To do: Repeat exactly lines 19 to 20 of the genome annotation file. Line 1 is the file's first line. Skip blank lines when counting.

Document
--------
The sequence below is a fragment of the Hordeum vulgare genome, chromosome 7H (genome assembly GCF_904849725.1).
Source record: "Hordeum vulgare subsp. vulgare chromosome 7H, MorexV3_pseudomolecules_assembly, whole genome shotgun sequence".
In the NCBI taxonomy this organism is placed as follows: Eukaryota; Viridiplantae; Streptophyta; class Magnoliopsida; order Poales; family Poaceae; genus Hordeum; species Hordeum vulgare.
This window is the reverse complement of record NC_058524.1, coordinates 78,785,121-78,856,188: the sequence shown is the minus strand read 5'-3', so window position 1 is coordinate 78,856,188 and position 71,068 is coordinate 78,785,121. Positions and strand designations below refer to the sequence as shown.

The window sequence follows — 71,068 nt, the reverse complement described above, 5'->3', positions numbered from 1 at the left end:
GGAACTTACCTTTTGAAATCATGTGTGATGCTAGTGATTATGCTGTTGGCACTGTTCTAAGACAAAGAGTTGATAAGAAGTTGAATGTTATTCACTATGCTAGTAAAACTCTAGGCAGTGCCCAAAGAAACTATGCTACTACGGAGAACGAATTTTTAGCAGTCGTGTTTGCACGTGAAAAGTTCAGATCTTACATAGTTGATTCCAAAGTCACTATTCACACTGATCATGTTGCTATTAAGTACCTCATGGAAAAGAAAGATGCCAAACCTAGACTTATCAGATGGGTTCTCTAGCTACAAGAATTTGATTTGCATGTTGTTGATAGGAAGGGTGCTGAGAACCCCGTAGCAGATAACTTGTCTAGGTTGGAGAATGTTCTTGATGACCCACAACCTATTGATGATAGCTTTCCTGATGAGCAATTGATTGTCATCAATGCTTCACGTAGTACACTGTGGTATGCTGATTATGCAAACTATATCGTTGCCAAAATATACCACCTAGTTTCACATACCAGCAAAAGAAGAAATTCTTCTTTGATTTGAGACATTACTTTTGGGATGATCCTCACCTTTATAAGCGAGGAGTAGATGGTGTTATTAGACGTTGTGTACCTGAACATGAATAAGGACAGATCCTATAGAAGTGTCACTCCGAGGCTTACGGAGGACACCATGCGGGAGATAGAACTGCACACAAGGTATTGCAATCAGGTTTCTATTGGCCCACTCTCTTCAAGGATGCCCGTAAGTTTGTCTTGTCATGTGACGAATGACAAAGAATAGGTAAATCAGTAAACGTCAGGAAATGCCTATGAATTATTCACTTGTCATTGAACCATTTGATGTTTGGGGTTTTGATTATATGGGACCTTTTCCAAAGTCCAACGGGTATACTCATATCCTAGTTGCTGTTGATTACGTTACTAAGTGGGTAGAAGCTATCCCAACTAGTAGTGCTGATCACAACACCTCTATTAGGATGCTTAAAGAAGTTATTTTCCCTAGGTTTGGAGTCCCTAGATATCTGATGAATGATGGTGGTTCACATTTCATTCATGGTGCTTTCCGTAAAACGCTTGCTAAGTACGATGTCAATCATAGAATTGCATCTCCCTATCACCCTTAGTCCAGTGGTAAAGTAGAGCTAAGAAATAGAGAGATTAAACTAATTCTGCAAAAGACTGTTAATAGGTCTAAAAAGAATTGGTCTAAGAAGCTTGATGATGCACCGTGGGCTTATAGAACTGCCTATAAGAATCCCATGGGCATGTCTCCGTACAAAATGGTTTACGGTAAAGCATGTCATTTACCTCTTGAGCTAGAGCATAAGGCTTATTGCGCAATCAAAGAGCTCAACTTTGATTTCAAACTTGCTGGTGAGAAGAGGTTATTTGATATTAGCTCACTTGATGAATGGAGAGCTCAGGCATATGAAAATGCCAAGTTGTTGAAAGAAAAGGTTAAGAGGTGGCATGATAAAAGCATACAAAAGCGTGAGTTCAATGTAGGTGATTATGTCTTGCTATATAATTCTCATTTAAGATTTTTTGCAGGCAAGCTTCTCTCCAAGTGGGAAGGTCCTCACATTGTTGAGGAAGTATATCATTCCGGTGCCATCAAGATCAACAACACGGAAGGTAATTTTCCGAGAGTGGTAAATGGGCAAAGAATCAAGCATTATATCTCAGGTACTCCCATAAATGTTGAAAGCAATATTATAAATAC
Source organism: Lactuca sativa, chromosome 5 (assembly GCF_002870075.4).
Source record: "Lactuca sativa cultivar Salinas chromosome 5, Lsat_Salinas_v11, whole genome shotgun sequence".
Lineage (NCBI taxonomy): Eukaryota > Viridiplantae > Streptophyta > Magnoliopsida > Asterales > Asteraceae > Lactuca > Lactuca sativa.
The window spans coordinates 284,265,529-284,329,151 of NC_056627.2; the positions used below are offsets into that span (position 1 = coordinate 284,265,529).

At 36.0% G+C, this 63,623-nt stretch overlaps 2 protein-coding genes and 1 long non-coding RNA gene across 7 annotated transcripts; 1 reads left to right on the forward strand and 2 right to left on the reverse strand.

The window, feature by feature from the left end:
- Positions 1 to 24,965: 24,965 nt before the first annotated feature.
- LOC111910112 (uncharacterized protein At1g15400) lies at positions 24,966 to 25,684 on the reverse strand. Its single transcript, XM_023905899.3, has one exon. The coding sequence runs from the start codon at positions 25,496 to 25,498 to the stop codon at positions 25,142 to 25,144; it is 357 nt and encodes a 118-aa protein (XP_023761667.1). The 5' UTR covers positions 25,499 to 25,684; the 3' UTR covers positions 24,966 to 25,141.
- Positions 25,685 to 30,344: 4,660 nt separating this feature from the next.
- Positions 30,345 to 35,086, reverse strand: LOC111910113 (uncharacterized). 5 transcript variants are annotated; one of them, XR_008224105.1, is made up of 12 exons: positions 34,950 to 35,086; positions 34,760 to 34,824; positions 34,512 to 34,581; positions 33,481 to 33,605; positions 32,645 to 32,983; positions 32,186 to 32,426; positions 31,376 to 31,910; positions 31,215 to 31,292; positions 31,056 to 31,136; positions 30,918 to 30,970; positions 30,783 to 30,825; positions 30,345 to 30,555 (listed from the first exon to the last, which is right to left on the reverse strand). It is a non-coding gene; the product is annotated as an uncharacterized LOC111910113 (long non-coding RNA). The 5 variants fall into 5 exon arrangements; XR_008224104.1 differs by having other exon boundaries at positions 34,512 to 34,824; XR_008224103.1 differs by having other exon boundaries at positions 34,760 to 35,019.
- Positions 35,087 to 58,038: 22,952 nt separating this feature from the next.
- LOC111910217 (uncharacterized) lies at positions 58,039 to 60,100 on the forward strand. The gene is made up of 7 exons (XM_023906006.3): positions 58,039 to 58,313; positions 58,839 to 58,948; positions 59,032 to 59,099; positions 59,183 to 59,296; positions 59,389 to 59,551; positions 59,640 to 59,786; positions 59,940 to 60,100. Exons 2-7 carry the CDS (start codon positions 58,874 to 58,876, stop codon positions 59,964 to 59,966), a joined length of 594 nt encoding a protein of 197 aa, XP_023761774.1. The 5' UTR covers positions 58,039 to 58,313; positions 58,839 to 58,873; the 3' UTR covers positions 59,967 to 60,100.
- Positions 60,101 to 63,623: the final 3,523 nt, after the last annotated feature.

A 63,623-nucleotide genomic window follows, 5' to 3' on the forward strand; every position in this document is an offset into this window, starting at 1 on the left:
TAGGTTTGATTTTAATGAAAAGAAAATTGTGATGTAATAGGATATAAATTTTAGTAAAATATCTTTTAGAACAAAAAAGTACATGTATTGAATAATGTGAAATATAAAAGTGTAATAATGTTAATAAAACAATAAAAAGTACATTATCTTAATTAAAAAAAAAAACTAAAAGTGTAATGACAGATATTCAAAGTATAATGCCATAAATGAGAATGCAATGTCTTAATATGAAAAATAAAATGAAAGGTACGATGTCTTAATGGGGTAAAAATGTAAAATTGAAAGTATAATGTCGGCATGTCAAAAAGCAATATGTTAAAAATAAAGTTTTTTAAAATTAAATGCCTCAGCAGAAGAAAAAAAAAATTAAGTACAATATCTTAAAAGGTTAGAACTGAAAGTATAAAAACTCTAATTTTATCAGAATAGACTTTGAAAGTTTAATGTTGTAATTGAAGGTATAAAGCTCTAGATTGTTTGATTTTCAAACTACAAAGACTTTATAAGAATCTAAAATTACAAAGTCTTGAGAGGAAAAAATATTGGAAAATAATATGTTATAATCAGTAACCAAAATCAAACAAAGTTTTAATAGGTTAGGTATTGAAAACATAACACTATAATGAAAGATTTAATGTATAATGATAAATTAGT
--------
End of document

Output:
- Positions 60,101 to 63,623: the final 3,523 nt, after the last annotated feature.

A 63,623-nucleotide genomic window follows, 5' to 3' on the forward strand; every position in this document is an offset into this window, starting at 1 on the left: